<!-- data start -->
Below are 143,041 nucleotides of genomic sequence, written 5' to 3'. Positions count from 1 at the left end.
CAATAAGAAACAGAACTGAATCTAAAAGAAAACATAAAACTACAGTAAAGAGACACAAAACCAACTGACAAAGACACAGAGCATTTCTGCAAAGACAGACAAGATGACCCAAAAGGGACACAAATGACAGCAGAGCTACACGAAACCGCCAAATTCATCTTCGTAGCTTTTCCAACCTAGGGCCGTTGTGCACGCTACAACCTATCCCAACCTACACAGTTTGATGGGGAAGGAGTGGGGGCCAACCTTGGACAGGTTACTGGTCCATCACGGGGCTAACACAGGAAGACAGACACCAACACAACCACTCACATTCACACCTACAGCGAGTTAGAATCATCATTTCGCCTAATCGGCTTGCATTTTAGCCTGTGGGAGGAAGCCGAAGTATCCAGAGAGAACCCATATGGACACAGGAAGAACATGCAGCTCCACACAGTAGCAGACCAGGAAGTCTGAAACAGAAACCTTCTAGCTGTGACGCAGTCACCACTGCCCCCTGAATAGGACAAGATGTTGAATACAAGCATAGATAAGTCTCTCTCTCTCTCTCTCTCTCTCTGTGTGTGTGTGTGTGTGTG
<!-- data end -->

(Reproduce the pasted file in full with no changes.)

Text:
Below are 143,041 nucleotides of genomic sequence, written 5' to 3'. Positions count from 1 at the left end.
CAATAAGAAACAGAACTGAATCTAAAAGAAAACATAAAACTACAGTAAAGAGACACAAAACCAACTGACAAAGACACAGAGCATTTCTGCAAAGACAGACAAGATGACCCAAAAGGGACACAAATGACAGCAGAGCTACACGAAACCGCCAAATTCATCTTCGTAGCTTTTCCAACCTAGGGCCGTTGTGCACGCTACAACCTATCCCAACCTACACAGTTTGATGGGGAAGGAGTGGGGGCCAACCTTGGACAGGTTACTGGTCCATCACGGGGCTAACACAGGAAGACAGACACCAACACAACCACTCACATTCACACCTACAGCGAGTTAGAATCATCATTTCGCCTAATCGGCTTGCATTTTAGCCTGTGGGAGGAAGCCGAAGTATCCAGAGAGAACCCATATGGACACAGGAAGAACATGCAGCTCCACACAGTAGCAGACCAGGAAGTCTGAAACAGAAACCTTCTAGCTGTGACGCAGTCACCACTGCCCCCTGAATAGGACAAGATGTTGAATACAAGCATAGATAAGTCTCTCTCTCTCTCTCTCTCTCTCTGTGTGTGTGTGTGTGTGTG